Thank you Dr. Glasser for helping us parents to understand that the relationship is everything.
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5 of 5 people found the following review helpful By Amazon Customer on February 5, 2009
Format: Hardcover
This is a good book that discusses and provides excellent examples of Choice Theory parenting, as well as Choice Theory teaching. For the sake of this review, I am concentrating on the parenting aspects of the book. A few years ago, my son was dating a girl whose parents were very strict. They didn't allow her to do much independently with her friends that wasn't associated with school activities--activities that they usually attended as well. This may sound like a good way to keep their daughter safe and free from the distractions and negative behavior that most parents fear. However, what actually happened is that this girl, who really did want to please her parents for the most part, started to rebel. She wasn't allowed to do many of the things her friends did so she began to lie to her parents to get to do "normal" things. When her friends were having a party that her parents wouldn't approve of, this girl, call her Sarah, would tell her parents that she was staying at Susie's house and Susie would tell her parents that she was staying at Sarah's house and the two girls would be out all night unsupervised and no one knew where they were or what they were doing. This is an incredibly dangerous situation.

I was concerned about Sarah. One day, she saw Unhappy Teenagers: A Way for Parents and Teens to Reach Them on the back seat of my car and asked to borrow it. I let her take it and she loved the book and wanted her mother to read it. She showed her mother the book and her mother was so hurt that she threw the book outside in the yard. She also proclaimed that Dr. Glasser probably never had any children of his own. Well, I wish I could say that this story had a happy ending.
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6 of 6 people found the following review helpful By R. Kurtz on May 24, 2009
Format: Hardcover
Ignore references to his other works and you're home free. You have everything you need in this one book. Implementing it is the big challenge because it goes against the grain of what we've been taught growing up. If one can do it, it will change your relationship with your teen dramatically.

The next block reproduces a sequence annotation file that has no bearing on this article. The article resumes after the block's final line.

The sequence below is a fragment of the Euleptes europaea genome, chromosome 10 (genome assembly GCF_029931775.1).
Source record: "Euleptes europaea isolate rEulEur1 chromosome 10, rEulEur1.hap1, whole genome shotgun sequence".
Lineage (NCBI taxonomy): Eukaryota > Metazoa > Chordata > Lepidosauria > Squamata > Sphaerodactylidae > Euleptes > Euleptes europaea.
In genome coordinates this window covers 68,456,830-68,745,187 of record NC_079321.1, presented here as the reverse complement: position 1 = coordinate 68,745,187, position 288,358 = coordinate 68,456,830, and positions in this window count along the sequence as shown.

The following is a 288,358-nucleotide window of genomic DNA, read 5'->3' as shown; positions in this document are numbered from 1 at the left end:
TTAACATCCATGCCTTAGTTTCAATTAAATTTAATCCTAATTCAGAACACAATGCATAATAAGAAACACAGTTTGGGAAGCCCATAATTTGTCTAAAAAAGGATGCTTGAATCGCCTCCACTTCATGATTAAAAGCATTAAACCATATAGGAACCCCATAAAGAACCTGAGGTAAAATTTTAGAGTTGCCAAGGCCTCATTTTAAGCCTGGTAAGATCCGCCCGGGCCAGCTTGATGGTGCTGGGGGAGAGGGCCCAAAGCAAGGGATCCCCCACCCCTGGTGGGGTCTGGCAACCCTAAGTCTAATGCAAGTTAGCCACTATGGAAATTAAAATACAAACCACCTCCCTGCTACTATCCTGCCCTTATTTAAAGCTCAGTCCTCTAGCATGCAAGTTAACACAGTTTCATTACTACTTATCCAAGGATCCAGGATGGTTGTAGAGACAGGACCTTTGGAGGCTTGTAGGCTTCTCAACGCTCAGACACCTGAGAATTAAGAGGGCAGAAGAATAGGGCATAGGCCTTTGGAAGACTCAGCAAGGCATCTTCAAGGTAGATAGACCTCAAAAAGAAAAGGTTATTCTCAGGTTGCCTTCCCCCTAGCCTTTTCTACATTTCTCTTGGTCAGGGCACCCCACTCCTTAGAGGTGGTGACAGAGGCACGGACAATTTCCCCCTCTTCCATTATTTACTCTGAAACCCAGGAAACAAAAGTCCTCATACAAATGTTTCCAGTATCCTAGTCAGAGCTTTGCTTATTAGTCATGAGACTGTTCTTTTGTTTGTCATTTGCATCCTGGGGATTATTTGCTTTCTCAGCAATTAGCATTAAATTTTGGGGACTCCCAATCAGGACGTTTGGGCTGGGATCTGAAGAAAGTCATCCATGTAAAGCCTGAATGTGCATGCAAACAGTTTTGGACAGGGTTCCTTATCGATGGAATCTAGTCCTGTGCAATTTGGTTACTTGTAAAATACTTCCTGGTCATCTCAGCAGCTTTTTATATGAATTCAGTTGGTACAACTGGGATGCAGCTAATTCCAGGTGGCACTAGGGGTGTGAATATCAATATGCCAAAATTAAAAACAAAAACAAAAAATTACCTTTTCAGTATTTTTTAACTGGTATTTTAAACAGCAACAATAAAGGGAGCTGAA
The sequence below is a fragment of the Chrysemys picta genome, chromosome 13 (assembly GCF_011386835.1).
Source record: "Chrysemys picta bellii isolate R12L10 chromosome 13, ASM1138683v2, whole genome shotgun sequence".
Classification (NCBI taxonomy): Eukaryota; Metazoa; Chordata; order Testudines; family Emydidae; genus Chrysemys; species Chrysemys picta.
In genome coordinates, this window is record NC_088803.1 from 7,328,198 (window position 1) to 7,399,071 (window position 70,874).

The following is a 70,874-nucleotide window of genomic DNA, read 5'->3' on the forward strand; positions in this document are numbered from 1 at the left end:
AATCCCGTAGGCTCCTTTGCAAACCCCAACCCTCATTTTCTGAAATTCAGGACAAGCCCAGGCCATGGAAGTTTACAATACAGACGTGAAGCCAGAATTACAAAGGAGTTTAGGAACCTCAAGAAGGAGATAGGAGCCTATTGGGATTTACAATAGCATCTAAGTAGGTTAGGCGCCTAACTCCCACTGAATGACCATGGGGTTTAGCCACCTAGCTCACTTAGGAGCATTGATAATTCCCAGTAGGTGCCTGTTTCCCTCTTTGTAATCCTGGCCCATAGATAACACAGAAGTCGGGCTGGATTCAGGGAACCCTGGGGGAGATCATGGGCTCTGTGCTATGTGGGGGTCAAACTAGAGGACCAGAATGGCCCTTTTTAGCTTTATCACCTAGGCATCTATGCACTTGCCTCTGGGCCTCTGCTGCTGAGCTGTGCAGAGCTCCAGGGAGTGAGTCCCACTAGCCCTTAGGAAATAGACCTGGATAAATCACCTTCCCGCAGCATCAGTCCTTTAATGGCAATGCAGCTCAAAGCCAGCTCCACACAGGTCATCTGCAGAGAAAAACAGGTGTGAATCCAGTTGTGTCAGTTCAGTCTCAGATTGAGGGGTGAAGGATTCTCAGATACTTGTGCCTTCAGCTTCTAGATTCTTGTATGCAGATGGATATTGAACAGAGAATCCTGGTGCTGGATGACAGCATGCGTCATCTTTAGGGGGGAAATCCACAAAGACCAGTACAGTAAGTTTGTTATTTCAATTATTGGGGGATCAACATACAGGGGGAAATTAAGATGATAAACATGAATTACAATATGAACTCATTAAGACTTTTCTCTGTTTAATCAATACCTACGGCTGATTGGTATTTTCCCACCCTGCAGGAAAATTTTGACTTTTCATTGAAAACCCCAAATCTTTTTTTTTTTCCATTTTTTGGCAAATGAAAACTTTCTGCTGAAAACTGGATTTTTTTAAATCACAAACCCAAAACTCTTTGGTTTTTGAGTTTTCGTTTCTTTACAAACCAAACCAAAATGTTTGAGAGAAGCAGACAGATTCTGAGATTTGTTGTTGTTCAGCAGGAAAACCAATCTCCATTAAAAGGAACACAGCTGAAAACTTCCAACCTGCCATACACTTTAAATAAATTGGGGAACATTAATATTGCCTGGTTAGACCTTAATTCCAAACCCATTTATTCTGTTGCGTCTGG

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6 of 6 people found the following review helpful By G. Peled on May 12, 2007
Format: Hardcover
Easy to read, provides a practical approach to a very challenging problem. Offers a workable, actually enjoyable way to improve every kind of relationship, not only those with teenagers. Since reading and discussing it with my family, we hear far less shouting in our house.
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2 of 2 people found the following review helpful By BeingBreath on January 15, 2013
Format: Hardcover Verified Purchase
In Unhappy Teenagers, William Glasser uses Choice Theory to help families navigate their way through some rather difficult situations. From suicidal thoughts to anorexia, he looks at the problems teens face as issues of control. Choice Theory regards everything we do as a choice, even behaviors we would never want to admit to consciously choosing.

From this vantage point, he encourages parents and counselors to look at the actions teens take as attempts to assert some control over their own lives. Rather than exerting more external control mechanisms, such as punishment and rules, he suggests recognizing that we really can't control other people. In doing so, we can empower teens to recognize the choices they are making and learn how to make choices that better serve them.

Glasser feels that relationships are the fundamental thing. Since we can't control teens when they are out of earshot (or even when they are nearby), we need to control how we treat them, so that they will continue to feel that we are in their corner. By supporting the relationship and our connection with them, we can help them to develop their relationship with their own inner knowing. When they no longer feel that we are against them, they can free up their energy to figure out just exactly what it is that they are for.